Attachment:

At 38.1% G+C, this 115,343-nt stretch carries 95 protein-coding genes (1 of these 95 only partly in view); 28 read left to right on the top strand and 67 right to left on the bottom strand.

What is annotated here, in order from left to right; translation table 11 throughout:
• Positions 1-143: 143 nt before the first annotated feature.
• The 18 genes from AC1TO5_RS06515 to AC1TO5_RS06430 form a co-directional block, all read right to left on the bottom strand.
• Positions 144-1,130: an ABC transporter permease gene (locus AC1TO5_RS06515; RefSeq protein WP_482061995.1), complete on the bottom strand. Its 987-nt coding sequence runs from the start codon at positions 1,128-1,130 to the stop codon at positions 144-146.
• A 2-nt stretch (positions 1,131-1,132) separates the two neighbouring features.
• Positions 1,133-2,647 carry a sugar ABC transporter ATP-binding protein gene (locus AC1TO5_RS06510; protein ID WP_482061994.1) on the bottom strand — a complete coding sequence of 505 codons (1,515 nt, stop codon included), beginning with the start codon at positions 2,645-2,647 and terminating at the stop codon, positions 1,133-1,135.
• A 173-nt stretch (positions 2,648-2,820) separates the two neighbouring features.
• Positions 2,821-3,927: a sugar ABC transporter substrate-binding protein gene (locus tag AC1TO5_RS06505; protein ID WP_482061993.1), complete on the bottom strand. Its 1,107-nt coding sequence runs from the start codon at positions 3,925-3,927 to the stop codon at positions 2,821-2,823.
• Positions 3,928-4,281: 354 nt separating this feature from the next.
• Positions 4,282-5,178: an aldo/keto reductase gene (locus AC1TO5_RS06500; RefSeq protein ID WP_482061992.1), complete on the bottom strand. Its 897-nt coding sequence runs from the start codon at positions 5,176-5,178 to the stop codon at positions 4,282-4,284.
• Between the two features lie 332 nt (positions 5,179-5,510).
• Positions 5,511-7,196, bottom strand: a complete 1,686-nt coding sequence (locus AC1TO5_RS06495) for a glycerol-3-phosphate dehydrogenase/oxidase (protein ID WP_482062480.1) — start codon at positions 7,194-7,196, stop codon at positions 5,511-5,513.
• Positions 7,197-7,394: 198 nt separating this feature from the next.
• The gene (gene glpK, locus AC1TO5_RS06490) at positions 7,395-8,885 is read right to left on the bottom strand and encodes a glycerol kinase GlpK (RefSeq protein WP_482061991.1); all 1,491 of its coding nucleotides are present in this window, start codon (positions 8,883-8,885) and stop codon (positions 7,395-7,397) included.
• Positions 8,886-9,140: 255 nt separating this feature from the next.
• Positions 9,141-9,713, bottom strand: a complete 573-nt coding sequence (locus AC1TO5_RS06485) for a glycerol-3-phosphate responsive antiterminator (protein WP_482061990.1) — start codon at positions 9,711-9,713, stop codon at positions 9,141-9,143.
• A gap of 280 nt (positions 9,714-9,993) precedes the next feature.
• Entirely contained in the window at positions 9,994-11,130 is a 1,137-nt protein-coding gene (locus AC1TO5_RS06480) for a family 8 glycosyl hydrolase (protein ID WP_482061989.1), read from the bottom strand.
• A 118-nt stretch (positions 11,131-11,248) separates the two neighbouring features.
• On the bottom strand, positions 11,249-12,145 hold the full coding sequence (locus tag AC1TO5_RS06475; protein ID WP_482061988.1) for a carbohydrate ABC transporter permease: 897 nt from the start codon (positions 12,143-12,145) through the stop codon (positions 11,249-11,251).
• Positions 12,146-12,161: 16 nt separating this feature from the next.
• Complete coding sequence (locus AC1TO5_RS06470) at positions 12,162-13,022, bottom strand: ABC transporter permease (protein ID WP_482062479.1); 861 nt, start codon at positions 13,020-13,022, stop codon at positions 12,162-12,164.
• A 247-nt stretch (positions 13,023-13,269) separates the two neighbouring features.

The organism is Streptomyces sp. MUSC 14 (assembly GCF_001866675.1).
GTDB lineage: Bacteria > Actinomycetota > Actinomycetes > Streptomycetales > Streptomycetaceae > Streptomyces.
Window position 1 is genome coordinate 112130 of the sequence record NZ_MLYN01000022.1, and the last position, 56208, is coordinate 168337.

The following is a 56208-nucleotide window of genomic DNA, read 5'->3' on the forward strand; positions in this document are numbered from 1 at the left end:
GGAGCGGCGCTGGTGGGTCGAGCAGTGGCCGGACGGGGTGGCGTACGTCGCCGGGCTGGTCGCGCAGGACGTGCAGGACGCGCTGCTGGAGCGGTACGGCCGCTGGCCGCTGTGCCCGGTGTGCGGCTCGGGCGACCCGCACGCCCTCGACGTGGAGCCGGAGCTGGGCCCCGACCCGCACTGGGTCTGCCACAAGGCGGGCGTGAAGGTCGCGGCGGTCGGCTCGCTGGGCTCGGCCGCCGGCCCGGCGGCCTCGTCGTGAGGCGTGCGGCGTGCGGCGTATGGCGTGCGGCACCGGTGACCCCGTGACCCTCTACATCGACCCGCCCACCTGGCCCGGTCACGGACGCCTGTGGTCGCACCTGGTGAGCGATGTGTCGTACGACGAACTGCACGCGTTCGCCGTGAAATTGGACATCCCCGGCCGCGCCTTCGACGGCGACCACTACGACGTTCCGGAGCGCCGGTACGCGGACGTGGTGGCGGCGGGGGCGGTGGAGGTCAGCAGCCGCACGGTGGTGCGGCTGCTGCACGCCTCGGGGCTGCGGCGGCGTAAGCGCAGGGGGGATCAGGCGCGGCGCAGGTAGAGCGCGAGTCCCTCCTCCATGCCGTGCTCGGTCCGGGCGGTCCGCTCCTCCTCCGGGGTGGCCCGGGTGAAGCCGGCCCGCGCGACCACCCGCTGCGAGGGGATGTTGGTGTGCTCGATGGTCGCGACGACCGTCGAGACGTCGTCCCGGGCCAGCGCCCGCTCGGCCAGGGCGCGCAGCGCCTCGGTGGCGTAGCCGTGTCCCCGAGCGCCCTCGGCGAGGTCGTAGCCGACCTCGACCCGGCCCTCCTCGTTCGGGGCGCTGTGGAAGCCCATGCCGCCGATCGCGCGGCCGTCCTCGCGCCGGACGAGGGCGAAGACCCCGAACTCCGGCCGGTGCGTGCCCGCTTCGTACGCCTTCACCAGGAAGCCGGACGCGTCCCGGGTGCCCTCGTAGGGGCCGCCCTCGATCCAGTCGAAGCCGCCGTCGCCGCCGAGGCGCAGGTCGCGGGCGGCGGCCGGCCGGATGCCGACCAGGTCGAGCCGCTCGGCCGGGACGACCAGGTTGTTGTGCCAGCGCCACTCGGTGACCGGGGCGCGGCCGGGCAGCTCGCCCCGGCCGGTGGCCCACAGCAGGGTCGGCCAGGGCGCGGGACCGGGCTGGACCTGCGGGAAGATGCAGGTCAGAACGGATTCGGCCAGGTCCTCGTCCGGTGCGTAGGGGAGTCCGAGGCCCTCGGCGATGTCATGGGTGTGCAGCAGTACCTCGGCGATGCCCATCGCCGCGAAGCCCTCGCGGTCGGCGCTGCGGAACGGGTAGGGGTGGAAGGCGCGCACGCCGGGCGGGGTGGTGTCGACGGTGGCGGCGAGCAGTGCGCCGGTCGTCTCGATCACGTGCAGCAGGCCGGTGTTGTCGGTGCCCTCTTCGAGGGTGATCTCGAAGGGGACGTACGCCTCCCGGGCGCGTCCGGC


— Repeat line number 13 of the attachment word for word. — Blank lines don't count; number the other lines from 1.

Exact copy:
• Positions 5,511-7,196, bottom strand: a complete 1,686-nt coding sequence (locus AC1TO5_RS06495) for a glycerol-3-phosphate dehydrogenase/oxidase (protein ID WP_482062480.1) — start codon at positions 7,194-7,196, stop codon at positions 5,511-5,513.